Campus Comestibles is a set of four initiatives for four university campuses. Montreal students are working hard to promote urban agriculture and eventually be able to feed themselves thanks to the university’s production. The University of Quebec in Montreal (UQAM) created a series of subversive gardens including the clandestine garden. With the help of the CRAPAUD collective (whose goal is to construct a green and feeding city) and without waiting for any permission, they cleared and planted a series of 3 stripes of soil along the building side. Among other activities, they promote guerrilla farming using vegetation bombs and created a summer class on urban agriculture. The University of Montreal, due to its geographical position on top of the densely vegetated Mont-Royal, occupies a choice site for production. With the ambition of enhancing biodiversity and propagating ancient plants species, they position pot cultures next to the thermal center, a bee yard on one of the rooftops, and mushroom cultures at the foot of the mountain. McGill University has numerous agriculture projects within its campus aiming at diverse objectives. Its 90 square meter garden produces a variety of fruits and vegetables, which are than distributed to NPOs among the city. Other members of the Campus Crops collective see this garden has educational and experimental opportunities for developing new cultivating methods and cultures. They also want to raise political attention on issues like the southern countries’ agriculture and the numerous temporary migrants who come to cultivate Quebec’s fields. They also distribute their production to students’ kitchen and their retails to industrial composters of Montreal. The 205 hectares farm of the MacDonald’s campus, created for agricultural students, is a unique pedagogical project on the island. It produces chickens, pigs, beefs as well as corn and forage cultures. Finally, Concordia University students recuperated the 1966’s greenhouse situated on the 13th story of the Henry F. Hall building. The gardens created on the Loyola campus now host the City Farm School that trains students to maintain the diverse gardens of the school and the ones situated on the rooftop of the congress center.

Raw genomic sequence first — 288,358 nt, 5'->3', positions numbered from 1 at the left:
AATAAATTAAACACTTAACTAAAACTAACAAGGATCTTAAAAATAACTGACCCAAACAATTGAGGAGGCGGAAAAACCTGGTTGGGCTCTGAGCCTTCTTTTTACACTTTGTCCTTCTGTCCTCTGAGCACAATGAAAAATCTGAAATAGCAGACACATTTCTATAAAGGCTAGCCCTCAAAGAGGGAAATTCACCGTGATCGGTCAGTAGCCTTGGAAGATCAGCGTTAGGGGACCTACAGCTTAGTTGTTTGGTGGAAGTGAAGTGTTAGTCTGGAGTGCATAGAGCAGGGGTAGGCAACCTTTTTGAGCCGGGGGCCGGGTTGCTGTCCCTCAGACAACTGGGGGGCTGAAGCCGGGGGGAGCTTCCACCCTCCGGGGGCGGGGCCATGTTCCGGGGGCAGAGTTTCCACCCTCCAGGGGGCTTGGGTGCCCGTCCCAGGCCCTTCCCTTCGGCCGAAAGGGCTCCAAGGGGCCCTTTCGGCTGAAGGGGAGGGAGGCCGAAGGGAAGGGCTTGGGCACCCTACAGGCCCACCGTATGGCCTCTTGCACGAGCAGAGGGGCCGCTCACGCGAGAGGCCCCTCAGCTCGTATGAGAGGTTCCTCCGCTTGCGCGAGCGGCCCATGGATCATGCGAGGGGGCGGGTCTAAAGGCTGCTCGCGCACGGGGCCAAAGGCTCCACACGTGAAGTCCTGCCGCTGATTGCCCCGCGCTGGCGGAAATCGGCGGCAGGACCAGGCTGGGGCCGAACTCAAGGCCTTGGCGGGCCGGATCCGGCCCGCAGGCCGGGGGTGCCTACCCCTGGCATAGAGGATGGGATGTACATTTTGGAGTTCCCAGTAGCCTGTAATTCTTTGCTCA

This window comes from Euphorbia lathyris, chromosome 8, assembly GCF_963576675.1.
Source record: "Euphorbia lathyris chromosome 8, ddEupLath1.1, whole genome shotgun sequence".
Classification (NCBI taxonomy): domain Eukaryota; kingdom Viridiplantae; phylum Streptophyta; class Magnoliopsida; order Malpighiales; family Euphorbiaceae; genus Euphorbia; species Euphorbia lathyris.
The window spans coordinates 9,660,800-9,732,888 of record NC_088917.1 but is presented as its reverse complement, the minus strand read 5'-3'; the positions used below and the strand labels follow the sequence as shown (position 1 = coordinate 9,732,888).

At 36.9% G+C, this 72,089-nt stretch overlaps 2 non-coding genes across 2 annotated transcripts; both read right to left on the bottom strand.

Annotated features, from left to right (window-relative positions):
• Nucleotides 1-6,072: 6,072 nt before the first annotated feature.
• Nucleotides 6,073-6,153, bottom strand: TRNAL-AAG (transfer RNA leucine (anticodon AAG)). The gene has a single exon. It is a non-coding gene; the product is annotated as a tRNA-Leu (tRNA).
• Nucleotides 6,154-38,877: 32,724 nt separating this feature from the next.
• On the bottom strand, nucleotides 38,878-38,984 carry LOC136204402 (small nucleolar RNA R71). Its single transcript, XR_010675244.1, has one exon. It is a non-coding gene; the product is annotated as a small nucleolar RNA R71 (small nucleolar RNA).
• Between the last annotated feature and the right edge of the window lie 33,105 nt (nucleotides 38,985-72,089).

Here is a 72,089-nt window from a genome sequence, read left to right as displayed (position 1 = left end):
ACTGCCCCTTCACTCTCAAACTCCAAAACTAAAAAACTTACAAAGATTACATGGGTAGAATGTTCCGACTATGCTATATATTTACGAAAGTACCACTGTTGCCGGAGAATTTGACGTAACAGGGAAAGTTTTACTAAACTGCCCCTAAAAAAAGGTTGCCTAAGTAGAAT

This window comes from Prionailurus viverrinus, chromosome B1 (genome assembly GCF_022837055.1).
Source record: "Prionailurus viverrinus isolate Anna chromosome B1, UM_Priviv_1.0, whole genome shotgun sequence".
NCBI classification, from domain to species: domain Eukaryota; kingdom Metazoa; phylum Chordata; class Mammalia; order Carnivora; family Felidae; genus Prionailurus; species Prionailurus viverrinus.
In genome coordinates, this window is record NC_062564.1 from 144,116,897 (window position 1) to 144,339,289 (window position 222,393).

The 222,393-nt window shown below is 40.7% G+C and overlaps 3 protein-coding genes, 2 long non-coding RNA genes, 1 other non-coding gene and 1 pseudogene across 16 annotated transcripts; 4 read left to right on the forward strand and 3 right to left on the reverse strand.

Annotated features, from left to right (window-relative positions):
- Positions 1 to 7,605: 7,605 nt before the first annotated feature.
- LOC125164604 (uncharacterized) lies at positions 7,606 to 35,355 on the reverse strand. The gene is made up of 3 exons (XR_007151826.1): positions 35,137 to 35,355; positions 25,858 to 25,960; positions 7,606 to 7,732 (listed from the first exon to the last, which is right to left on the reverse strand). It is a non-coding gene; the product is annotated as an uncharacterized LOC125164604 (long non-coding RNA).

DESIGNERS: University students
EDITOR’S NOTE: All these initiatives demonstrate the will and beliefs of the younger generation on urban agriculture, which are not always shared with the higher political or educational spheres that remain reticent to provide funding for these kinds of initiatives.